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Trading with the Momentum Transformer: An Intelligent and Interpretable Architecture

 

Abstract:

We introduce the Momentum Transformer, an attention-based deep learning architecture which outperforms benchmark momentum and mean-reversion trading strategies. Unlike state-of-the-art Long Short-Term Memory (LSTM) architectures, which are sequential in nature, the attention mechanism provides our architecture with a direct connection to all previous time-steps. Our architecture enables us to learn longer-term dependencies, improves performance when considering returns net of transaction costs and naturally adapts to new market regimes, such as during the SARS-CoV-2 crisis. The Momentum Transformer is inherently interpretable, providing us with greater insights into our deep learning momentum trading strategy, including how it blends different classical strategies and the past time-steps which are of the greatest significance to the model.

 

Bio: 

Stefan Zohren is the Deputy Director of the Oxford-Man Institute of Quantitative Finance, an Associate Professor at the Department of Engineering Science, an Associate at the Oxford Internet Institute, and a Mentor at the Creative Destruction Lab at Saïd Business School, all at the University of Oxford. He is a Fellow of the Turing Institute, the UK’s national institute for AI and data science. Stefan’s research is focused on machine learning in finance, including deep learning, reinforcement learning, network and NLP approaches, as well as early use cases of quantum computing. Outside of academia, he works as a Principal Quant at Man Group leading execution research in futures and other derivatives. Stefan is a frequent speaker on AI in finance representing the Oxford-Man Institute at academic conferences, as well as industry panels and corporate events. His work has been covered in the financial news such as Bloomberg News and Risk.

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Thematic Sentiment from Bloomberg News Topic Codes

 

Abstract:

In this talk, we will present a methodology to produce interpretable thematic daily aggregate sentiment from the existing overall sentiment and topic code tagging information of a given news story in Bloomberg’s Company Sentiment Data Enterprise Data Feed (EDF) product. This method avoids any supervision and ad-hoc labeling of news themes, as well as training separate thematic sentiment models to produce the result. Instead, stories are first grouped in thematic categories using a suitable unsupervised PCA / ICA (or p-ICA) model trained on the topic code co-occurrence matrix. Thereafter, thematic daily aggregate sentiment is obtained by conditioning on stories belonging to each category. By retraining the model each month (on a rolling 12-month basis), the news flow themes obtained using this method are demonstrated to be remarkably robust to changes in the topic code tagging taxonomy and fluctuations of news flow. As an application, backtesting of some thematic news sentiment equity strategies will also be discussed.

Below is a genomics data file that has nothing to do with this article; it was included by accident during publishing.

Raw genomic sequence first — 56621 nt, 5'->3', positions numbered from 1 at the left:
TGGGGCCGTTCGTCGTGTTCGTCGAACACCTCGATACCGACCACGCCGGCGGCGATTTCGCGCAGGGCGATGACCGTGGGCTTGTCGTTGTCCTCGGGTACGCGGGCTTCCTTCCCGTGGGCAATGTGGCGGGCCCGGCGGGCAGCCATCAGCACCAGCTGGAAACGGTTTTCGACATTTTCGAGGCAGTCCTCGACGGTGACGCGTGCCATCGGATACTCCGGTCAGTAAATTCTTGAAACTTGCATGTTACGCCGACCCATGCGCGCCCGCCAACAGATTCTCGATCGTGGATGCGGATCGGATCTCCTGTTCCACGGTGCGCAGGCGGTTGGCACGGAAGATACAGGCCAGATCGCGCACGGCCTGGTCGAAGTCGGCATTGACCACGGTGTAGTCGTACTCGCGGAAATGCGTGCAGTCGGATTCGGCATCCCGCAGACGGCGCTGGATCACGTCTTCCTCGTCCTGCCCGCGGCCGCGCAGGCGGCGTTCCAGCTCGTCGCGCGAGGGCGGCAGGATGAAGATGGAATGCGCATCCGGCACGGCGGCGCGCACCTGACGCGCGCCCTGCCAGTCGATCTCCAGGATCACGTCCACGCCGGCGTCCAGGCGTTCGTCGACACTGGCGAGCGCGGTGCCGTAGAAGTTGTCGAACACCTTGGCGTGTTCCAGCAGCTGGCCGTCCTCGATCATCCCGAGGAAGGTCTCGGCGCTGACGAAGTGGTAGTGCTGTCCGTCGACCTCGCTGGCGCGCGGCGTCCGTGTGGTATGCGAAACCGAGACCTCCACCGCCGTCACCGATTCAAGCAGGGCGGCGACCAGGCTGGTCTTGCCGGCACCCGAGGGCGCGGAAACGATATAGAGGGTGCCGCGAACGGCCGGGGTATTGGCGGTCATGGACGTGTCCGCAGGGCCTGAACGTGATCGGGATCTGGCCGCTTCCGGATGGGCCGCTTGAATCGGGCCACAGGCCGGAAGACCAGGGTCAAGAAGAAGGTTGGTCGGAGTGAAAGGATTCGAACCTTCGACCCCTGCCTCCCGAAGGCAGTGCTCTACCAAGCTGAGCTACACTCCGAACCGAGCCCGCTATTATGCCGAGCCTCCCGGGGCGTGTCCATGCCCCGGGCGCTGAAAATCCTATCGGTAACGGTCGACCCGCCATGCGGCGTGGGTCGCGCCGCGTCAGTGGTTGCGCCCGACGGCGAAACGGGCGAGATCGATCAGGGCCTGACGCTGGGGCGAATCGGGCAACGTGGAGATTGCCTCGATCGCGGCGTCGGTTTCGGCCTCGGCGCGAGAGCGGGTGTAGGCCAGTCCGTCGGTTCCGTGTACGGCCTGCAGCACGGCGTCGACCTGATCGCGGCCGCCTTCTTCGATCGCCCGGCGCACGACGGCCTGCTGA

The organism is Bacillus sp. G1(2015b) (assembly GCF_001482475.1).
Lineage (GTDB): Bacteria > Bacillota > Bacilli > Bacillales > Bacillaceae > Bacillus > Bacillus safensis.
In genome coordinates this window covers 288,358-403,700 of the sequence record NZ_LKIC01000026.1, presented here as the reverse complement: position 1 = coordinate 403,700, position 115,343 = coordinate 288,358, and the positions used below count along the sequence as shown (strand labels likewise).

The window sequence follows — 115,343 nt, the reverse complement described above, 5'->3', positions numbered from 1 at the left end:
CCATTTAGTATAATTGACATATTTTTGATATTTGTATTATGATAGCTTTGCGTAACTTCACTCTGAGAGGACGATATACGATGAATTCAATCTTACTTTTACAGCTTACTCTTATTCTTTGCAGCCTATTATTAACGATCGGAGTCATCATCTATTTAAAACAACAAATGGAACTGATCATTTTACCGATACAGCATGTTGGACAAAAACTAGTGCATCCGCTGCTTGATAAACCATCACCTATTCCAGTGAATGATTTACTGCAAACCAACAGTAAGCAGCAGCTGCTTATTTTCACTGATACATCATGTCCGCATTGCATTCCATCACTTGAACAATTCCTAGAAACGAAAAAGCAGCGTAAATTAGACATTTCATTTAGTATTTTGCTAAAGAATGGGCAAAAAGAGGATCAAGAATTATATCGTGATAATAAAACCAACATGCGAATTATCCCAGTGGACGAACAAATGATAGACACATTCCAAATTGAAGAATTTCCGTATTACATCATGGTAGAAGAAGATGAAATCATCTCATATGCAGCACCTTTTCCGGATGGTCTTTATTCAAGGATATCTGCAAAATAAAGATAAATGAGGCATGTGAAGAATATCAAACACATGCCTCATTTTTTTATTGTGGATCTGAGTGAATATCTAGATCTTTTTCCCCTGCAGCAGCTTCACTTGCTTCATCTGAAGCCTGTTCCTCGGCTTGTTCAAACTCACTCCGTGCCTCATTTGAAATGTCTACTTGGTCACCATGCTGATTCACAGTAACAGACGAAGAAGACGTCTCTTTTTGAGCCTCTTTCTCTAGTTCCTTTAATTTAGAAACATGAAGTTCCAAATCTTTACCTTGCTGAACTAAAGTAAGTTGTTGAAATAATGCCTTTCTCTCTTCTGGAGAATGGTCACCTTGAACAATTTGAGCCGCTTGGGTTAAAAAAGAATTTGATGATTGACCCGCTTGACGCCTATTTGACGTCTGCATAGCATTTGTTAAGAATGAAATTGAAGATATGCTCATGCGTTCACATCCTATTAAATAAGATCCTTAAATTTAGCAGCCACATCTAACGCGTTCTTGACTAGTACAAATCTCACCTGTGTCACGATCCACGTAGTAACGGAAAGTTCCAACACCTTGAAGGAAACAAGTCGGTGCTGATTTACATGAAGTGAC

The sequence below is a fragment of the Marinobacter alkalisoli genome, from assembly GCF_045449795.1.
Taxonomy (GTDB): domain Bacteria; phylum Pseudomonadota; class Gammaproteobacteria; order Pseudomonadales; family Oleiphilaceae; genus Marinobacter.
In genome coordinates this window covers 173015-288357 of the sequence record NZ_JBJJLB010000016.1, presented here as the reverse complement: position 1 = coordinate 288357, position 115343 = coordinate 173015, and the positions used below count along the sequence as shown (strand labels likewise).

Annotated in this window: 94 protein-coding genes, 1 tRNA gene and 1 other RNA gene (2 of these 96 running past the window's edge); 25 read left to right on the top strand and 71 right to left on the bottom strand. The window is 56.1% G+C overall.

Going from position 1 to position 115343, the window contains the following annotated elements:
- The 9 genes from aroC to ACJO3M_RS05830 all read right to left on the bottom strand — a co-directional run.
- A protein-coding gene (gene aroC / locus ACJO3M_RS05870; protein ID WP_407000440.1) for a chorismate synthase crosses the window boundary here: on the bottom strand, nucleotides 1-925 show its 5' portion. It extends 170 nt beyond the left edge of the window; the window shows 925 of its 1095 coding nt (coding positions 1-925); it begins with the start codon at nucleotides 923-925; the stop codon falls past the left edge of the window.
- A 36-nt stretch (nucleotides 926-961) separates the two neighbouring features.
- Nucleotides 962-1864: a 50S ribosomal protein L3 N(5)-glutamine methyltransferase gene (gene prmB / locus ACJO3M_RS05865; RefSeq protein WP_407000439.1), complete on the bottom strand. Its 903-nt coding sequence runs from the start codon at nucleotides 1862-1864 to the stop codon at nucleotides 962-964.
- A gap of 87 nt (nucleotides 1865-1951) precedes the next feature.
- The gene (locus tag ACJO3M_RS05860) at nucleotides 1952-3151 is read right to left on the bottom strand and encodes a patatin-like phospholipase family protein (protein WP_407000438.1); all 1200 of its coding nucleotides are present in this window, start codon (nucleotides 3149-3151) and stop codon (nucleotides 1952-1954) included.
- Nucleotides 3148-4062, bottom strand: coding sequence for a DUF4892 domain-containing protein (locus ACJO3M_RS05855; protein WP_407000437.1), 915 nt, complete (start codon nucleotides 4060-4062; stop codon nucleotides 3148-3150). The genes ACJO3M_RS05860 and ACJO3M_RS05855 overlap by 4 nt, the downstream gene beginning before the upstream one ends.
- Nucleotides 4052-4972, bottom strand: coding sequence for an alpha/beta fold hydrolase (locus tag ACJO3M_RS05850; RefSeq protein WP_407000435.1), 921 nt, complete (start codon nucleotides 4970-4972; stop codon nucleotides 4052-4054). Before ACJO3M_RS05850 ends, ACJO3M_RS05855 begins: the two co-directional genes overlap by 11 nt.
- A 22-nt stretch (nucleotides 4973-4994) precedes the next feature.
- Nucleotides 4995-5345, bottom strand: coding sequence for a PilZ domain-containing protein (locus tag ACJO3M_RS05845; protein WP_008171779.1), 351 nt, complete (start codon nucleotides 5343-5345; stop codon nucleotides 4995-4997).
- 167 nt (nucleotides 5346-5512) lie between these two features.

Bio:

Ivailo Dimov is a senior quant with the Quantitative Finance Research team in Bloomberg‘s CTO Office, where he provides quantitative and data science solutions to the company’s management team, as well as both internal and external clients. He has worked on both traditional derivative, risk, and alpha modeling, as well as alternative data research. At Bloomberg, he has led projects on market consensus, broker-algo selection, recommendation systems, automated news, and news topic modeling, as well as geographical alternative data. Ivailo is also an Adjunct Professor at the NYU Courant Institute of Mathematical Sciences. Prior to joining Bloomberg, Ivailo was a quant in the derivative analysis group at Goldman Sachs covering equity derivatives. He has a Ph.D. in physics from UCLA and an M.S. in mathematics in finance from NYU Courant.

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Registration

Early registration is available until Friday September 2, 2022 after which regular registration rates will apply. The early (regular) registration rates are:

Corporate delegates: $200 ($250)
Academics, Alumni, & Non-Columbia students*: $50 ($75)
Current Columbia students*: $40 ($50)

No refund after September 2, 2022

*Those availing of student rates will be required to show valid student ID at the event.

Contact Information

Professor Ali Hirsa & Gary Kazantsev
Columbia Affiliations